and rise, and I walk blind,
my feet stepping on silent stones and dry leaves.
Someone behind me also stepping on stones, leaves:
If I slow down, he slows;
If I run, he runs.
I turn:

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Currency Markets at a Glance WSJ
World Currencies

Euro 1.041690
Dollar Index 104.527
Japan Yen 128.7900
Swiss Franc 1.000545 
Pound 1.221835 
Aussie 0.689700 
India Rupee 77.31805 
South Korea Won 1280.825
Brazil Real 5.1346000 
Egypt Pound 18.317818
South Africa Rand 16.00158 

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It’s very hard to see anything cathartic in markets at present. For a start, the U.S. indexes are still above their levels from immediately before the pandemic. @johnauthers
World Currencies

The rest of developed markets, and emerging markets, are below their February 2020 levels, but they didn’t enjoy a big boom in the first place. 

Looking at action since the pandemic started, at a time when it seemed reasonable to expect that it would take several years for markets to make up the lost ground, nothing very cathartic has happened: 

Mirrors On The Ceiling The Pink champagne on ice

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The memes are crashing faster than any of those famous burst bubbles. FANGs, fall so far is outpacing the Nasdaq in 2000 and the Nikkei in 1990. @johnauthers
World Of Finance

The memes are crashing faster than any of those famous burst bubbles. As for the FANGs, even though the stocks in the index are unquestionably dominant and highly profitable companies, their fall so far is outpacing the Nasdaq in 2000 and the Nikkei in 1990. So this does look very much like a replay of one of the historic crashes. In all of them, there was further to fall:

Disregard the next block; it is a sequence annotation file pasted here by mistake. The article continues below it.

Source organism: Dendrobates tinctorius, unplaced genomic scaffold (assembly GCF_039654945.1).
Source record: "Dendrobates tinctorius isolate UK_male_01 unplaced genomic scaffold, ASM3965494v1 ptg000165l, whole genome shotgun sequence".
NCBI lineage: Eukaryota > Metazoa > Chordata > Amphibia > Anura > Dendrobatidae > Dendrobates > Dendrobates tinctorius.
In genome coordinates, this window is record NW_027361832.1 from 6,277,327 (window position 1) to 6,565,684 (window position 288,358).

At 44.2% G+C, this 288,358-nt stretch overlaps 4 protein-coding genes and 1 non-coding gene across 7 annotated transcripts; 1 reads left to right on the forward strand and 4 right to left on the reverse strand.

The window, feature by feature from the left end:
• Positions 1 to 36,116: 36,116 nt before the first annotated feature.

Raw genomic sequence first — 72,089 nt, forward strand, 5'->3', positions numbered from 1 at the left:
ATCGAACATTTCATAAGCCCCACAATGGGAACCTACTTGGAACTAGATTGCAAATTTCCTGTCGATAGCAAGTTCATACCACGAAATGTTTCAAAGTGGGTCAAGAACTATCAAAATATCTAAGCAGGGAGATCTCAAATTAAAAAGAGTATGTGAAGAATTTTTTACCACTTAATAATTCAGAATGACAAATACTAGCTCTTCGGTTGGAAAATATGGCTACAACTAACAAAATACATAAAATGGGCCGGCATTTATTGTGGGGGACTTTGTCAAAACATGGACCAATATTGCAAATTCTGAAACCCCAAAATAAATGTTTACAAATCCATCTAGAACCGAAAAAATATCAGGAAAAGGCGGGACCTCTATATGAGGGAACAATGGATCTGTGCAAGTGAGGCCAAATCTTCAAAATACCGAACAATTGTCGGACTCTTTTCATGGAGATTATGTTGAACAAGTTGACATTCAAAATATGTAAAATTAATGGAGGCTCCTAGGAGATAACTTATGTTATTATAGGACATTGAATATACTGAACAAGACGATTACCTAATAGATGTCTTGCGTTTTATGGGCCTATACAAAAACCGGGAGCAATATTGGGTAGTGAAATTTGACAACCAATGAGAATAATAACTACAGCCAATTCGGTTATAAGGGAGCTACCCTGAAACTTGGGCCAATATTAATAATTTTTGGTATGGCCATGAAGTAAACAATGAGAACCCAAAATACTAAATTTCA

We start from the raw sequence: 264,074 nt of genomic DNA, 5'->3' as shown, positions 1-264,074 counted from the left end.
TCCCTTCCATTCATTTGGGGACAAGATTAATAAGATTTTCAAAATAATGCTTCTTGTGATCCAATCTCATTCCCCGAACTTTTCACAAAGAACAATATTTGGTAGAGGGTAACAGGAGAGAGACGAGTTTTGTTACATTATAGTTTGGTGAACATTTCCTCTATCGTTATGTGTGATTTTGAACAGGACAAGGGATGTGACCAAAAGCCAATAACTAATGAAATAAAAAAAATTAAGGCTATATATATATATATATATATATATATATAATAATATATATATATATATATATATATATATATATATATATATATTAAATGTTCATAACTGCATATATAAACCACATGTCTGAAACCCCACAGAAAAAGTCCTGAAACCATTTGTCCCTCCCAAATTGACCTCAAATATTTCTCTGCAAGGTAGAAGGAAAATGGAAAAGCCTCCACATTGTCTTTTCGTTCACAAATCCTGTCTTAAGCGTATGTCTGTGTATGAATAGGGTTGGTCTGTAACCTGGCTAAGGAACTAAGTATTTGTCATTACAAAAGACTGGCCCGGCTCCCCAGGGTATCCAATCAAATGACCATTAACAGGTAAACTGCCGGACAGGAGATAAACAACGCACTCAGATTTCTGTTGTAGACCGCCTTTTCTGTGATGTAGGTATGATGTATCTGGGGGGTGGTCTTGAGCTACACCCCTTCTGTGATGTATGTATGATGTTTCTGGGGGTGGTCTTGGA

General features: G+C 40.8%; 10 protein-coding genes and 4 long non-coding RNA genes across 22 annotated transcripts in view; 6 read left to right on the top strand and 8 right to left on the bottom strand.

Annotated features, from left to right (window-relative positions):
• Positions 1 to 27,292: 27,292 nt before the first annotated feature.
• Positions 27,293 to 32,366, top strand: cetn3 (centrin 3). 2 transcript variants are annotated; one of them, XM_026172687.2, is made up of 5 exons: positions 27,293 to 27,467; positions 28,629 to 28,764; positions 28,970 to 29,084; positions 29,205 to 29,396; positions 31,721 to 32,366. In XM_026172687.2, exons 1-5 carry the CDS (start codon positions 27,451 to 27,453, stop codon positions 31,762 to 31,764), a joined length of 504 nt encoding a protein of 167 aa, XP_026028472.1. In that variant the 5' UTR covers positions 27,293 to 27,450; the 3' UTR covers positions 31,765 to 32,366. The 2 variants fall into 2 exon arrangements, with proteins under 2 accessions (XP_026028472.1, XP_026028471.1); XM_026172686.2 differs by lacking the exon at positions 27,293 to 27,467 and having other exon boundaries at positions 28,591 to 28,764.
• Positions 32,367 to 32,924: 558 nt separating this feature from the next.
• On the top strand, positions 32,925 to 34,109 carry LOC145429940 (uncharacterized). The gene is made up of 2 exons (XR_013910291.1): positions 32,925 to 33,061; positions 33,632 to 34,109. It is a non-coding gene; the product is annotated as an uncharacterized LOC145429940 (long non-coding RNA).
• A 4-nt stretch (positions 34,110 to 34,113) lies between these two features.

February 7, 2021 @elonmusk I am become meme, Destroyer of shorts

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GameKyuubi posted I AM HODLING, a drunk, semi-coherent, typo-laden rant about his poor trading skills and determination to simply hold his bitcoin from that point on. #Bitcoin
World Of Finance

"I type d that tyitle twice because I knew it was wrong the first time. Still wrong. w/e," he wrote in reference to the now-famous misspelling of "holding."
"WHY AM I HOLDING? I'LL TELL YOU WHY," he continued.
"It's because I'm a bad trader and I KNOW I'M A BAD TRADER.  Yeah you good traders can spot the highs and the lows pit pat piffy wing wong wang just like that and make a millino bucks sure no problem bro."
He concluded that the best course was to hold, since "You only sell in a bear market if you are a good day trader or an illusioned noob.  The people inbetween hold. In a zero-sum game such as this, traders can only take your money if you sell."
He then confessed he'd had some whiskey and briefly mused about the spelling of whisk(e)y.  [HODL Definition | Investopedia]

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27 NOV 17 :: Bitcoin "Wow! What a Ride!". #Bitcoin
World Currencies

T.S Eliot said in The Hollow Men 

Between the idea
And the reality
Between the motion
And the act
Falls the Shadow
For Thine is the Kingdom.

There are many cryptocurrency schemes which are sold on the same grounds as the greatest South Sea Bubble prospectus: